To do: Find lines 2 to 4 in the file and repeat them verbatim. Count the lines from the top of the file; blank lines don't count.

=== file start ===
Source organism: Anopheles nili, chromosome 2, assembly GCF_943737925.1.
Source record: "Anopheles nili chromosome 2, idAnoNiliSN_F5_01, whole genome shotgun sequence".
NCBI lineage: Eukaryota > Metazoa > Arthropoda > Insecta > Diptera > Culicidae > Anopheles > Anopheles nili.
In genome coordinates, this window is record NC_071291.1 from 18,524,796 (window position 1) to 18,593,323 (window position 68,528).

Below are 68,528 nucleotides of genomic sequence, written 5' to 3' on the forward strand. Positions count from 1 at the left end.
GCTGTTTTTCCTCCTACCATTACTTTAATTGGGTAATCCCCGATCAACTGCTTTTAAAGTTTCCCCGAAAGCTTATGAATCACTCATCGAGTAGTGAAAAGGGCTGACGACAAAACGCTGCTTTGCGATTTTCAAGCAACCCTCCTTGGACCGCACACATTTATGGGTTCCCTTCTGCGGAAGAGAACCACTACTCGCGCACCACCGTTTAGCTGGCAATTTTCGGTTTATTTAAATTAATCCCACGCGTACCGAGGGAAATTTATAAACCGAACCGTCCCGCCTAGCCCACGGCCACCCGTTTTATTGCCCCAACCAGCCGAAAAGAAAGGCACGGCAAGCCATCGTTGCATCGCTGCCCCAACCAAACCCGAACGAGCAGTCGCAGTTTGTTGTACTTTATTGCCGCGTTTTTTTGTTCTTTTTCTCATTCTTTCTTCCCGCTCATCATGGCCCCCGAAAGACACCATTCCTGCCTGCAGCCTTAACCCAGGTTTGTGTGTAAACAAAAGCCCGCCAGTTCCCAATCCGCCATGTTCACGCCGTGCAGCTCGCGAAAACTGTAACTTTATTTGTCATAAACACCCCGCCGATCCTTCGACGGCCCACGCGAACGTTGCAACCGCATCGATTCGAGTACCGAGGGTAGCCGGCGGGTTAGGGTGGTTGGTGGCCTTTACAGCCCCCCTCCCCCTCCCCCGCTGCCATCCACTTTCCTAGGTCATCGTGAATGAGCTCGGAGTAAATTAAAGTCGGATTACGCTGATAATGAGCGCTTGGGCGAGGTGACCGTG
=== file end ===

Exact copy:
Source record: "Anopheles nili chromosome 2, idAnoNiliSN_F5_01, whole genome shotgun sequence".
NCBI lineage: Eukaryota > Metazoa > Arthropoda > Insecta > Diptera > Culicidae > Anopheles > Anopheles nili.
In genome coordinates, this window is record NC_071291.1 from 18,524,796 (window position 1) to 18,593,323 (window position 68,528).